After a weekend at the Ottawa Pinball and Gameroom Show ’12, I came home to find that one of my Flip HD video cameras had stopped powering on. It functioned without problem when connected to the computer to copy the videos from it, but it would not turn on to record.
Today, I finally decided to open it up and figure out the cause. I suspected perhaps the power switch was bad, since it didn’t seem to be a major system failure. When I opened it up, the problem was as clear as day:
As you can see, something isn’t sitting quite right. One of the diodes became un-soldered, perhaps due to a shock, causing an already cracked solder joint to completely give up.
Simple enough to fix, a quick test with a multimeter, two points of solder, and everything was back to normal.
You never know if a task will be easy or difficult without first taking a look.
The Cisco Flip Video UltraHD is a very basic 720p video recording device. It has a screen, a few buttons, and USB and HDMI ports. Not very much going on. Record, play back, copy to computer. However, these devices were discontinued, so my friend and I bought two to share at $29 a piece. I was very keen on using them together for 3D video.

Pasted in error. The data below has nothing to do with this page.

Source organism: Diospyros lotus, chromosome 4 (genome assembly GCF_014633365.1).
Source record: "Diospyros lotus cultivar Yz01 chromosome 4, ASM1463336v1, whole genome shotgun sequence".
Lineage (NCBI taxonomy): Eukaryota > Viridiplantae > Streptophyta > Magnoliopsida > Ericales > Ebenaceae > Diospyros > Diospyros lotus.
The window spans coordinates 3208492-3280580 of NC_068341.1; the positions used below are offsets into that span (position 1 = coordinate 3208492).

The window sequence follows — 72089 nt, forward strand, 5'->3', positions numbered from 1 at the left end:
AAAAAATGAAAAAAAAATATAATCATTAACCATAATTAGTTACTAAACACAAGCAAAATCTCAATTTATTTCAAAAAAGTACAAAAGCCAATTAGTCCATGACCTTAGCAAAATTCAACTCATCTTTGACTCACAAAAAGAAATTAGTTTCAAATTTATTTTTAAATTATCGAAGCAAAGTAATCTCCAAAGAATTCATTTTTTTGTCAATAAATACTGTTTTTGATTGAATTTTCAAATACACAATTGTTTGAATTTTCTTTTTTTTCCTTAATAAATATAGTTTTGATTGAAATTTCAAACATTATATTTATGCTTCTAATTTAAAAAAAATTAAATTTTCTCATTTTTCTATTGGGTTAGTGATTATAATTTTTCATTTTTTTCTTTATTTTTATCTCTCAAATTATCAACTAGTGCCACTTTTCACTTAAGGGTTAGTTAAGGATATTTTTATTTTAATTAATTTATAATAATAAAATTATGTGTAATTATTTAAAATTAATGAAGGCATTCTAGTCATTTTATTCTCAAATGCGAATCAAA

To prepare for this weekend’s 2nd annual Ottawa Pinball Expo, I was making sure all my camera gear’s batteries were charged. The Flip UltraHD takes 2 AA batteries, which is generally enough to allow you to completely fill the camera’s 1 hour internal memory.
I noticed that there was a rechargeable battery pack you could buy for the Flips. It charges when the camera is plugged in to a USB port. This battery pack is really just two AA NiMH rechargeable batteries wrapped together, with a little tab that pushes on a switch to tell the camera that the pack is installed, and not regular AAs. When I realized this, I figured I could modify the Flips to work with my own AA NiMHs, and charge when connected to my computer.
About a month ago my neighbour gave me an old Brother DCP-120C printer/scanner. The auto-document feeder was what caught my eye at first, but after I looked more closely, the type of ink cartridges it used made me very happy with this gift: they are simply little tanks of ink, with no head, meaning they are very easy to refill and should last a long time. What’s more, it only cost $7 for a full set at 123inkcartridges.ca.